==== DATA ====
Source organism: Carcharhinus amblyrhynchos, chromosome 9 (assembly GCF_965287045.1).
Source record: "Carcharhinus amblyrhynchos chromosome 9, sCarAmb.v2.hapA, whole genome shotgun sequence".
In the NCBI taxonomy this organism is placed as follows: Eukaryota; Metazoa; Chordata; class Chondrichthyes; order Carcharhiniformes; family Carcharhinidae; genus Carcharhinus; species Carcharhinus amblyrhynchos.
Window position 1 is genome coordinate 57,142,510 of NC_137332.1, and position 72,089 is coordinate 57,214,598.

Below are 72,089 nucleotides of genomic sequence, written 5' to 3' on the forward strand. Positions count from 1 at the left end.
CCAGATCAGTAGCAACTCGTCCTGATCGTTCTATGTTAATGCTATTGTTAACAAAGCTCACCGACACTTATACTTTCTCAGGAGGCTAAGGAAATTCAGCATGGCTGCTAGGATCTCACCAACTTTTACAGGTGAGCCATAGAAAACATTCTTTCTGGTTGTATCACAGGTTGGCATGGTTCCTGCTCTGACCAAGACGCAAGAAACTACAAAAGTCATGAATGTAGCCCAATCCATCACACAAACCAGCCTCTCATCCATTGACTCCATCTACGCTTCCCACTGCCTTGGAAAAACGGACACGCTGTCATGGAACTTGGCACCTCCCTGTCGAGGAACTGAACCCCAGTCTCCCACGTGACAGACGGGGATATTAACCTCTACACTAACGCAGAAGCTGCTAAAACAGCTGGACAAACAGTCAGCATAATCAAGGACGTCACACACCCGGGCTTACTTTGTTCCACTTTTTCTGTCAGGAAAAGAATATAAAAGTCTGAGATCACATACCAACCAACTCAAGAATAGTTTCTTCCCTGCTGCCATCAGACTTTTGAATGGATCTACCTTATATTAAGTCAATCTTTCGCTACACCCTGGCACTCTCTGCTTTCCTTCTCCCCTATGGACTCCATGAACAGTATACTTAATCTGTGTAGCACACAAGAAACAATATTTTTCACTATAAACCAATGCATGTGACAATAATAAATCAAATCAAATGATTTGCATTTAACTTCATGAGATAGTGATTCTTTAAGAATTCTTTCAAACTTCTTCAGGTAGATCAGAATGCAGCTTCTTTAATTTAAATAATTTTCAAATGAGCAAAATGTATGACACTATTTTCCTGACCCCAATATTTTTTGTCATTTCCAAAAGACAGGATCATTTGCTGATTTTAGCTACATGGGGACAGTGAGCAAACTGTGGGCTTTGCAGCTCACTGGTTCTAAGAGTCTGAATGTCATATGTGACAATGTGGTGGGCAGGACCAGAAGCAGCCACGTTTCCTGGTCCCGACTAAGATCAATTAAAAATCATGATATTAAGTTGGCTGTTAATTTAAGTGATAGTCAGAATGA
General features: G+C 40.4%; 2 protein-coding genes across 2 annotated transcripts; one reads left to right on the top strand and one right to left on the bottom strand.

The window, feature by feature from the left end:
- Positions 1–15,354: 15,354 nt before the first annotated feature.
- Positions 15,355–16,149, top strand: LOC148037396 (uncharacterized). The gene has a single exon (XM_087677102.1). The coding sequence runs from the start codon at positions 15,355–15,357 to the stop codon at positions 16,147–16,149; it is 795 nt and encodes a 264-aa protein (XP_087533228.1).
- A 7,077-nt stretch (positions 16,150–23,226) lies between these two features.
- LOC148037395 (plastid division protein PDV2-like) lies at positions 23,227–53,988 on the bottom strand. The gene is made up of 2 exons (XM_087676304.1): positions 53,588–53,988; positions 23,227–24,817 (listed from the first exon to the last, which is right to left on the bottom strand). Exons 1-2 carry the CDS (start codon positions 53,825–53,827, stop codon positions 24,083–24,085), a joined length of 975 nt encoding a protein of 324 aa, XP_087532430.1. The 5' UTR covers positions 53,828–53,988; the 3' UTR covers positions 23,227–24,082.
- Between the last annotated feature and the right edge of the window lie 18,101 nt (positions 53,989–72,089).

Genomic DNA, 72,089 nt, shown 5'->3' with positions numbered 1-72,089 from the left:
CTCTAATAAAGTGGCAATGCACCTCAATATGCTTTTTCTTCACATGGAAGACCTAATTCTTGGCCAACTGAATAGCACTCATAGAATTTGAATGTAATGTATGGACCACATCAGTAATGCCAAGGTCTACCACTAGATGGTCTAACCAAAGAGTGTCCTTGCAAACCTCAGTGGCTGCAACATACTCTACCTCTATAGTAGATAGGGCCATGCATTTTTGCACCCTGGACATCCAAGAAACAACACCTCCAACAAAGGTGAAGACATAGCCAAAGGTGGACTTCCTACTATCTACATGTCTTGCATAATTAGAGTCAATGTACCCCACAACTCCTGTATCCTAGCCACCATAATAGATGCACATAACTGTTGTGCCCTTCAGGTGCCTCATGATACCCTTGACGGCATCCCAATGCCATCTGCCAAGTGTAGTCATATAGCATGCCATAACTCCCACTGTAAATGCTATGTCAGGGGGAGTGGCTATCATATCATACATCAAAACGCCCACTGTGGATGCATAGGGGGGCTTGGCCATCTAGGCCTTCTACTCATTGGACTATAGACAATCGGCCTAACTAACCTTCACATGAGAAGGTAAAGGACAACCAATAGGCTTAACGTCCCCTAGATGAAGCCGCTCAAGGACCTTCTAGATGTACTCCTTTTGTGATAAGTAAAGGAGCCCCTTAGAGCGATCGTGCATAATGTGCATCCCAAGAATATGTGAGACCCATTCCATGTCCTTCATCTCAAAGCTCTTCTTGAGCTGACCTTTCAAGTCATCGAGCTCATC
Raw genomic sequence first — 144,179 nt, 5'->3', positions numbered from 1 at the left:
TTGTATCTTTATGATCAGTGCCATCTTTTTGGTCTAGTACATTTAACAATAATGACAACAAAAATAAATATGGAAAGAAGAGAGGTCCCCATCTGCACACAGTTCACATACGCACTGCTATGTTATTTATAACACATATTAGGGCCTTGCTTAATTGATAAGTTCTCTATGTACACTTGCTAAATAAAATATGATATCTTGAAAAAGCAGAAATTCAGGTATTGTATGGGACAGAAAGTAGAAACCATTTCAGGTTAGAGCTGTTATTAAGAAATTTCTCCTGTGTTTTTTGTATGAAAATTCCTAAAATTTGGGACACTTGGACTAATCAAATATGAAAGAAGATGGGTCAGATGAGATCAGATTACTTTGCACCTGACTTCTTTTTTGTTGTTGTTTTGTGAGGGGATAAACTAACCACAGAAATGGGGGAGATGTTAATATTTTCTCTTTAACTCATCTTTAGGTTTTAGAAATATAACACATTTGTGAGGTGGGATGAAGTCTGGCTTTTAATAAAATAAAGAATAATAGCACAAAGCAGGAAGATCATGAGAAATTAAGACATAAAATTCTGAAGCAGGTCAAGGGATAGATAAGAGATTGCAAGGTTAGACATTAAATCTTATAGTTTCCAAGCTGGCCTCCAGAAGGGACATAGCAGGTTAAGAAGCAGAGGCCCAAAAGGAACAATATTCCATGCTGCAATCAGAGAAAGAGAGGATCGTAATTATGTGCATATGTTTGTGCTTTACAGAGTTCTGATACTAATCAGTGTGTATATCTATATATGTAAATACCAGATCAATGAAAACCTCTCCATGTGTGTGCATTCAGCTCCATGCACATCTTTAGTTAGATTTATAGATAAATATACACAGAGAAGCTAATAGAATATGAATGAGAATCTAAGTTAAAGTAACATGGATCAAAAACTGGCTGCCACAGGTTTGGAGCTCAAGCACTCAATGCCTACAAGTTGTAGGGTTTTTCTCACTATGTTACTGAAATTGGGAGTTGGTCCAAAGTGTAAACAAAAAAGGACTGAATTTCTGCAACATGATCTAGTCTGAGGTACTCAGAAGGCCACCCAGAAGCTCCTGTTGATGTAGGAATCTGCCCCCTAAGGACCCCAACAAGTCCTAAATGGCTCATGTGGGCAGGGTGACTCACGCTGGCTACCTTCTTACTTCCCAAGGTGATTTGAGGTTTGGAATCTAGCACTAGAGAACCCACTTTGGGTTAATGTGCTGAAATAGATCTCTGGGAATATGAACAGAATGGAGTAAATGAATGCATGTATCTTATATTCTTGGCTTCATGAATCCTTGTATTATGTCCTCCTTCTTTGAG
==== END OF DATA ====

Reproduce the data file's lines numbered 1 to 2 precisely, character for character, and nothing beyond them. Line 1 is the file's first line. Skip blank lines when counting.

Source organism: Carcharhinus amblyrhynchos, chromosome 9 (assembly GCF_965287045.1).
Source record: "Carcharhinus amblyrhynchos chromosome 9, sCarAmb.v2.hapA, whole genome shotgun sequence".